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Russia Lifts Wikipedia Ban After Matter Of Hours

Russia briefly banned and then unbanned the entire Wikipedia site today following an outbreak of panic among internet users in the country.

A court in the small town of Chyorny Yar had imposed the ban after over concerns that an article on charas – an Indian form of hashish – contained harmful information.

Users across the country soon reported that the whole site had been blocked after Wikipedia RU, the group that supports the Russian language version of the site, decided not to amend the article.

Sky News says that Roskomnadzor, the national communications watchdog, added Wikipedia to its list of banned sites but soon removed it again, claiming the offending entry had been changed. However, users said that nothing in the body of the text appeared to be different – merely that the title had been altered.

Although authorities only wanted the article on charas banned, the site’s use of the “https” secure protocol meant that many providers had difficulty blocking just a single page and consequently had to block the entire site.

Recent laws allow authorities, including small local courts, to block websites across the entire country if they deem them to contain harmful material. Critics have described this as an attempt to crack down on free speech, pointing to the number of opposition websites that have been blocked.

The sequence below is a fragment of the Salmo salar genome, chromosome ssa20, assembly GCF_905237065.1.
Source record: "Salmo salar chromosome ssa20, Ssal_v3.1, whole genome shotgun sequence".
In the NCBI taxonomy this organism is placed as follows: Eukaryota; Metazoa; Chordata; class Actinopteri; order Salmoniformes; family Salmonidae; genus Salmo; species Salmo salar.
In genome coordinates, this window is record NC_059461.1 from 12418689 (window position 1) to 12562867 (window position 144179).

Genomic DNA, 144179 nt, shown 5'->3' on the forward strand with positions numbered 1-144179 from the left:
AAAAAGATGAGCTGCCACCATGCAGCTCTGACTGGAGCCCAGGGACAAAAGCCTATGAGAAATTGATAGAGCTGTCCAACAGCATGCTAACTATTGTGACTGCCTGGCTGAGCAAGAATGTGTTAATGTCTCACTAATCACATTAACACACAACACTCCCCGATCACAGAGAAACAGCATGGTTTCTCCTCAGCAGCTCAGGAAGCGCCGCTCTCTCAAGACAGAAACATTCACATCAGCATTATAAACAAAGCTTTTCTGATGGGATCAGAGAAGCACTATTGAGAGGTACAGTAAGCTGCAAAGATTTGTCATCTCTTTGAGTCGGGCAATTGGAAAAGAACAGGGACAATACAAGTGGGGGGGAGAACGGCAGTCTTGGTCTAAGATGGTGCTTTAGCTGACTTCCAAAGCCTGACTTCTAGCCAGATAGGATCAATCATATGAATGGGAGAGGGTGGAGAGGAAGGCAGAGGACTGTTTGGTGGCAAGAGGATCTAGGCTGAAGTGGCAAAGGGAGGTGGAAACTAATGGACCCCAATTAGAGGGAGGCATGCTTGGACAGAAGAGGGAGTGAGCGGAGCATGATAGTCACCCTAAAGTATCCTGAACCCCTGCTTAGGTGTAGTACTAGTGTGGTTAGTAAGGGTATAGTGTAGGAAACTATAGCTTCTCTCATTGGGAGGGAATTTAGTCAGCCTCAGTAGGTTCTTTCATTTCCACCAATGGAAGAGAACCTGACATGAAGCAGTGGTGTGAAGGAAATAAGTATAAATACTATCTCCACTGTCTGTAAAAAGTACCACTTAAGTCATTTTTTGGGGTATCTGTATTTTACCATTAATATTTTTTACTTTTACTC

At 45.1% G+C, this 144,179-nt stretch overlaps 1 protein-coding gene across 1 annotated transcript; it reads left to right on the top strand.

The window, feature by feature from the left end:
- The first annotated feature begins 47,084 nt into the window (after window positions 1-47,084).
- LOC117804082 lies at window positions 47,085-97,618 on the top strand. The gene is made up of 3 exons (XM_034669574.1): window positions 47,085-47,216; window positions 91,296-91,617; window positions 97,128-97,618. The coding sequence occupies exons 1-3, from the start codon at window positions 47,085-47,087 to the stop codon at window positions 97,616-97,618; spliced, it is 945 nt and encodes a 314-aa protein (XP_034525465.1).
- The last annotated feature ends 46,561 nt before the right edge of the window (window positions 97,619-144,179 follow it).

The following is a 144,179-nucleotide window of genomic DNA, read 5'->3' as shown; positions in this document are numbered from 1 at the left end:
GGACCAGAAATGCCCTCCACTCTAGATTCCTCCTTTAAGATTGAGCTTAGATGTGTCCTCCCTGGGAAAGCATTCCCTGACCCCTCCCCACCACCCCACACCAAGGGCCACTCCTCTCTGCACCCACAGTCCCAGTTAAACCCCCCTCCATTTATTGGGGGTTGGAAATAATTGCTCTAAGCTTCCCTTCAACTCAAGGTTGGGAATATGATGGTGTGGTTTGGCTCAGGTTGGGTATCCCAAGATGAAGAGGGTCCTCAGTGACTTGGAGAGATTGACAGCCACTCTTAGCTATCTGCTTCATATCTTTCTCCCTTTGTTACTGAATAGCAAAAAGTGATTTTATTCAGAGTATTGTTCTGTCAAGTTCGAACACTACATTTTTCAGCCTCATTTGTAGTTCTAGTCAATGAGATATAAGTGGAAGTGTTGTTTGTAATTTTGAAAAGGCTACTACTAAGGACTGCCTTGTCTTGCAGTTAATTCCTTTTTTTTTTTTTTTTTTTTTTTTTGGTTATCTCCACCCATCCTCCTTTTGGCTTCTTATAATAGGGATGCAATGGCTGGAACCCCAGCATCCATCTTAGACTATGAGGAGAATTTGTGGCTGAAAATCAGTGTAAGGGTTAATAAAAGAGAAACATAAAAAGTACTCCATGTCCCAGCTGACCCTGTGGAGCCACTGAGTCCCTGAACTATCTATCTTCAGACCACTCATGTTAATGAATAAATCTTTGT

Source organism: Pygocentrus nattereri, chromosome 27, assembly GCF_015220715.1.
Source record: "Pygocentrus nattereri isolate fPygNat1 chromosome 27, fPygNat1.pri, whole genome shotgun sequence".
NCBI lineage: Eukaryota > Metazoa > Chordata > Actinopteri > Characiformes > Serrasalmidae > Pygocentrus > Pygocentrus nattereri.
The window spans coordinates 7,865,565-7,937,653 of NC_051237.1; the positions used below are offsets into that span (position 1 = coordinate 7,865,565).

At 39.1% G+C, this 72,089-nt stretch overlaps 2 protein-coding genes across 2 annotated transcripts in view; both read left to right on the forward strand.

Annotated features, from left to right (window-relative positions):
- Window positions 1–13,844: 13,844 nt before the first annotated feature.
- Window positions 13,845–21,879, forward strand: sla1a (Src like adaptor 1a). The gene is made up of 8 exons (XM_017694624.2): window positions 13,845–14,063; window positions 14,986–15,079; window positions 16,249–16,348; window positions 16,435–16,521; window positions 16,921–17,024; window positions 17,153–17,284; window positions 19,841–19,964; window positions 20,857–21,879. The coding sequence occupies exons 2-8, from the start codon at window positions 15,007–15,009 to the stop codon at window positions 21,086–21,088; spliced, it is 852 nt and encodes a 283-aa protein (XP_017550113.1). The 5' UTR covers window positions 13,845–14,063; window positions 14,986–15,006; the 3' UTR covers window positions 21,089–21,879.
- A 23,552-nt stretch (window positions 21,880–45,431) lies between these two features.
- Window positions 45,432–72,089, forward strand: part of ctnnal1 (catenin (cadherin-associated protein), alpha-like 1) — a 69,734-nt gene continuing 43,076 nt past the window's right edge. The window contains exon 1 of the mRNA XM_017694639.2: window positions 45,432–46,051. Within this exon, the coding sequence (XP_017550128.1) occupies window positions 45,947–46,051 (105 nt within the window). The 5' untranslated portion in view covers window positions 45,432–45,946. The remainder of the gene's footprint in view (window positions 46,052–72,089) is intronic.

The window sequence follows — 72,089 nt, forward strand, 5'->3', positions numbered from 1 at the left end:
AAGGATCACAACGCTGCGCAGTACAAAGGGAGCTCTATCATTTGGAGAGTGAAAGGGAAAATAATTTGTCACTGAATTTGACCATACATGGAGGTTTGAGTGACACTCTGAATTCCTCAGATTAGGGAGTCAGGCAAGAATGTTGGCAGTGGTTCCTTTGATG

Next month, a rule will come into effect forcing major websites such as Facebook and Twitter to store the data of all Russian users on servers within the country. Critics fear this is a deliberate attempt by the government to make accessing data on opposition supporters even easier than it already is.

Russian journalist Andrei Soldatov told The Guardian that this may be part of a wider battle by Russian authorities against “https”.

“Roskomnadzor and the FSB [security services] don’t know what to do with it,” he said.

“There are two options for https: the first is to have access to the data before encryption, which explains the demand to store servers in Russia. The second is to try to force services to give up on https, which is what is happening with Wikipedia.”

Follow Nick Hallett on Twitter: or e-mail to: nhallett@breitbart.com

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